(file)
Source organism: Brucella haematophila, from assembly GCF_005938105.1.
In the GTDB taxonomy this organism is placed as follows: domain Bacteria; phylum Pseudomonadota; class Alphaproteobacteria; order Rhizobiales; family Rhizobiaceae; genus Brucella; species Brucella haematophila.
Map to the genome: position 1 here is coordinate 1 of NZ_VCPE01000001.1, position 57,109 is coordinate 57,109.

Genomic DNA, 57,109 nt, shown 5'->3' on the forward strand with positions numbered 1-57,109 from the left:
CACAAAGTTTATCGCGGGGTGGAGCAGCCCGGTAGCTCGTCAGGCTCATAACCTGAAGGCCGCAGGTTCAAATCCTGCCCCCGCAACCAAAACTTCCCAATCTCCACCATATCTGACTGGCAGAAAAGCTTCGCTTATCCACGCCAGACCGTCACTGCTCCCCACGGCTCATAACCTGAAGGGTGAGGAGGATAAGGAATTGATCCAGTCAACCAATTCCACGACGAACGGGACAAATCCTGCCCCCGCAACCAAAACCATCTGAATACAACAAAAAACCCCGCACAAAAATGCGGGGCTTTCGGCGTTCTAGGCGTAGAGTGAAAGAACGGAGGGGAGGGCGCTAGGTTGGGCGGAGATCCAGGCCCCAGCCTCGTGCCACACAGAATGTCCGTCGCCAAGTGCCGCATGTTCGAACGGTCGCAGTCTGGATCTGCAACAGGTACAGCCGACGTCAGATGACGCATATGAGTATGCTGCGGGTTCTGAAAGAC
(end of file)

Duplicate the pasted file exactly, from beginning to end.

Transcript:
Source organism: Brucella haematophila, from assembly GCF_005938105.1.
In the GTDB taxonomy this organism is placed as follows: domain Bacteria; phylum Pseudomonadota; class Alphaproteobacteria; order Rhizobiales; family Rhizobiaceae; genus Brucella; species Brucella haematophila.
Map to the genome: position 1 here is coordinate 1 of NZ_VCPE01000001.1, position 57,109 is coordinate 57,109.

Genomic DNA, 57,109 nt, shown 5'->3' on the forward strand with positions numbered 1-57,109 from the left:
CACAAAGTTTATCGCGGGGTGGAGCAGCCCGGTAGCTCGTCAGGCTCATAACCTGAAGGCCGCAGGTTCAAATCCTGCCCCCGCAACCAAAACTTCCCAATCTCCACCATATCTGACTGGCAGAAAAGCTTCGCTTATCCACGCCAGACCGTCACTGCTCCCCACGGCTCATAACCTGAAGGGTGAGGAGGATAAGGAATTGATCCAGTCAACCAATTCCACGACGAACGGGACAAATCCTGCCCCCGCAACCAAAACCATCTGAATACAACAAAAAACCCCGCACAAAAATGCGGGGCTTTCGGCGTTCTAGGCGTAGAGTGAAAGAACGGAGGGGAGGGCGCTAGGTTGGGCGGAGATCCAGGCCCCAGCCTCGTGCCACACAGAATGTCCGTCGCCAAGTGCCGCATGTTCGAACGGTCGCAGTCTGGATCTGCAACAGGTACAGCCGACGTCAGATGACGCATATGAGTATGCTGCGGGTTCTGAAAGAC